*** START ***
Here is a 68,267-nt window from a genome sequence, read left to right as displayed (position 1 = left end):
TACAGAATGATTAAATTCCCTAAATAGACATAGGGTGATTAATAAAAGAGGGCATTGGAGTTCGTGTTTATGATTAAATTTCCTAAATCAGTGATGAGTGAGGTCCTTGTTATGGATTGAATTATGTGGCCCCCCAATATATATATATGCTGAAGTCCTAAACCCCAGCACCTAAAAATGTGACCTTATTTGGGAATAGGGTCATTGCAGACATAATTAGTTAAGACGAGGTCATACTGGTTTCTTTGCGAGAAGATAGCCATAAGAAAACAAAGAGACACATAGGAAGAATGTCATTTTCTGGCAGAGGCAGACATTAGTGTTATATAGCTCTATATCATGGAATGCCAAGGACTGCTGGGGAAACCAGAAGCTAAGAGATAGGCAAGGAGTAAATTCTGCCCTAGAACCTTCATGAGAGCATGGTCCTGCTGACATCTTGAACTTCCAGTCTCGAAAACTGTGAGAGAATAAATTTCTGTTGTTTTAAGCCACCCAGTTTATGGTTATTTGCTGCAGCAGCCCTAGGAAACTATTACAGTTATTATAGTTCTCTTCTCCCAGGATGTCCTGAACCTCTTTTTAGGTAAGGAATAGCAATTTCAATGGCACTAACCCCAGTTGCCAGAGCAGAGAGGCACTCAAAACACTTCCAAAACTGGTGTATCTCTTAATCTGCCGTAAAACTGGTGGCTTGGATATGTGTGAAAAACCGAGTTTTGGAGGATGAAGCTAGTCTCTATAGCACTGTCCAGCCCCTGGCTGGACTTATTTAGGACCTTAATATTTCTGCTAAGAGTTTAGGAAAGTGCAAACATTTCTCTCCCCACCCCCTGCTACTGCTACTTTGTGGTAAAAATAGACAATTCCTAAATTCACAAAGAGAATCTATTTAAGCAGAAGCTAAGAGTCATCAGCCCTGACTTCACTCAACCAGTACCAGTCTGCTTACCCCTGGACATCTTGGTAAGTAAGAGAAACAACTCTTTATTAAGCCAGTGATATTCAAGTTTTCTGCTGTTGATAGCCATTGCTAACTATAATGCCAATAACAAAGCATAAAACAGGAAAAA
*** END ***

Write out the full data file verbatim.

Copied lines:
Here is a 68,267-nt window from a genome sequence, read left to right as displayed (position 1 = left end):
TACAGAATGATTAAATTCCCTAAATAGACATAGGGTGATTAATAAAAGAGGGCATTGGAGTTCGTGTTTATGATTAAATTTCCTAAATCAGTGATGAGTGAGGTCCTTGTTATGGATTGAATTATGTGGCCCCCCAATATATATATATGCTGAAGTCCTAAACCCCAGCACCTAAAAATGTGACCTTATTTGGGAATAGGGTCATTGCAGACATAATTAGTTAAGACGAGGTCATACTGGTTTCTTTGCGAGAAGATAGCCATAAGAAAACAAAGAGACACATAGGAAGAATGTCATTTTCTGGCAGAGGCAGACATTAGTGTTATATAGCTCTATATCATGGAATGCCAAGGACTGCTGGGGAAACCAGAAGCTAAGAGATAGGCAAGGAGTAAATTCTGCCCTAGAACCTTCATGAGAGCATGGTCCTGCTGACATCTTGAACTTCCAGTCTCGAAAACTGTGAGAGAATAAATTTCTGTTGTTTTAAGCCACCCAGTTTATGGTTATTTGCTGCAGCAGCCCTAGGAAACTATTACAGTTATTATAGTTCTCTTCTCCCAGGATGTCCTGAACCTCTTTTTAGGTAAGGAATAGCAATTTCAATGGCACTAACCCCAGTTGCCAGAGCAGAGAGGCACTCAAAACACTTCCAAAACTGGTGTATCTCTTAATCTGCCGTAAAACTGGTGGCTTGGATATGTGTGAAAAACCGAGTTTTGGAGGATGAAGCTAGTCTCTATAGCACTGTCCAGCCCCTGGCTGGACTTATTTAGGACCTTAATATTTCTGCTAAGAGTTTAGGAAAGTGCAAACATTTCTCTCCCCACCCCCTGCTACTGCTACTTTGTGGTAAAAATAGACAATTCCTAAATTCACAAAGAGAATCTATTTAAGCAGAAGCTAAGAGTCATCAGCCCTGACTTCACTCAACCAGTACCAGTCTGCTTACCCCTGGACATCTTGGTAAGTAAGAGAAACAACTCTTTATTAAGCCAGTGATATTCAAGTTTTCTGCTGTTGATAGCCATTGCTAACTATAATGCCAATAACAAAGCATAAAACAGGAAAAA